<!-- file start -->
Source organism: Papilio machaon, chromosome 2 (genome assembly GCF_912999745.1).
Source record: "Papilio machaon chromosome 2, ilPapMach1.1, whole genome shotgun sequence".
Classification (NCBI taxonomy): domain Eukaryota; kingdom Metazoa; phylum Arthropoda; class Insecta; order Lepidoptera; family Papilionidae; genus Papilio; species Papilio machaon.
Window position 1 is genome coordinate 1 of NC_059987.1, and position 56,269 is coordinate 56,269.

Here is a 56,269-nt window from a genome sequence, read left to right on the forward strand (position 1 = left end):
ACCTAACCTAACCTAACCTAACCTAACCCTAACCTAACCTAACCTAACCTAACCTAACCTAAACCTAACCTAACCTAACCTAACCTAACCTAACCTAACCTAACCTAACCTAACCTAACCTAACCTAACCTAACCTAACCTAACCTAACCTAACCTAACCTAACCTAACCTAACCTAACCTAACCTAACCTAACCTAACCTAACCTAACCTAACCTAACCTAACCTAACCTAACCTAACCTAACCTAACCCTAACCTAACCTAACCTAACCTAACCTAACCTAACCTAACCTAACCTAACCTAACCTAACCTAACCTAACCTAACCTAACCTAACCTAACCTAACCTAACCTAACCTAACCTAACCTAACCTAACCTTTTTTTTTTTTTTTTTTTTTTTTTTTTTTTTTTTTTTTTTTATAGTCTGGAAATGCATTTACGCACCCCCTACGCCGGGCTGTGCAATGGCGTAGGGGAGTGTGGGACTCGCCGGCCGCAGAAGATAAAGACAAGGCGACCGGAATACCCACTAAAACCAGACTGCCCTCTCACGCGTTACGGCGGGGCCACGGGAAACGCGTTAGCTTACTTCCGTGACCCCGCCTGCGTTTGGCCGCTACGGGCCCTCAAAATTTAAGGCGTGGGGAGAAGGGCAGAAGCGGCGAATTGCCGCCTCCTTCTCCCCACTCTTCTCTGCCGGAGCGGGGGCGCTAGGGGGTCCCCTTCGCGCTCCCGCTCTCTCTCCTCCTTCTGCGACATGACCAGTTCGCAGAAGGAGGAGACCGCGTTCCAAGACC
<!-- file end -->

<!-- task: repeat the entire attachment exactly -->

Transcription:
Source organism: Papilio machaon, chromosome 2 (genome assembly GCF_912999745.1).
Source record: "Papilio machaon chromosome 2, ilPapMach1.1, whole genome shotgun sequence".
Classification (NCBI taxonomy): domain Eukaryota; kingdom Metazoa; phylum Arthropoda; class Insecta; order Lepidoptera; family Papilionidae; genus Papilio; species Papilio machaon.
Window position 1 is genome coordinate 1 of NC_059987.1, and position 56,269 is coordinate 56,269.

Here is a 56,269-nt window from a genome sequence, read left to right on the forward strand (position 1 = left end):
ACCTAACCTAACCTAACCTAACCTAACCCTAACCTAACCTAACCTAACCTAACCTAACCTAAACCTAACCTAACCTAACCTAACCTAACCTAACCTAACCTAACCTAACCTAACCTAACCTAACCTAACCTAACCTAACCTAACCTAACCTAACCTAACCTAACCTAACCTAACCTAACCTAACCTAACCTAACCTAACCTAACCTAACCTAACCTAACCTAACCTAACCTAACCTAACCTAACCTAACCCTAACCTAACCTAACCTAACCTAACCTAACCTAACCTAACCTAACCTAACCTAACCTAACCTAACCTAACCTAACCTAACCTAACCTAACCTAACCTAACCTAACCTAACCTAACCTAACCTAACCTTTTTTTTTTTTTTTTTTTTTTTTTTTTTTTTTTTTTTTTTTATAGTCTGGAAATGCATTTACGCACCCCCTACGCCGGGCTGTGCAATGGCGTAGGGGAGTGTGGGACTCGCCGGCCGCAGAAGATAAAGACAAGGCGACCGGAATACCCACTAAAACCAGACTGCCCTCTCACGCGTTACGGCGGGGCCACGGGAAACGCGTTAGCTTACTTCCGTGACCCCGCCTGCGTTTGGCCGCTACGGGCCCTCAAAATTTAAGGCGTGGGGAGAAGGGCAGAAGCGGCGAATTGCCGCCTCCTTCTCCCCACTCTTCTCTGCCGGAGCGGGGGCGCTAGGGGGTCCCCTTCGCGCTCCCGCTCTCTCTCCTCCTTCTGCGACATGACCAGTTCGCAGAAGGAGGAGACCGCGTTCCAAGACC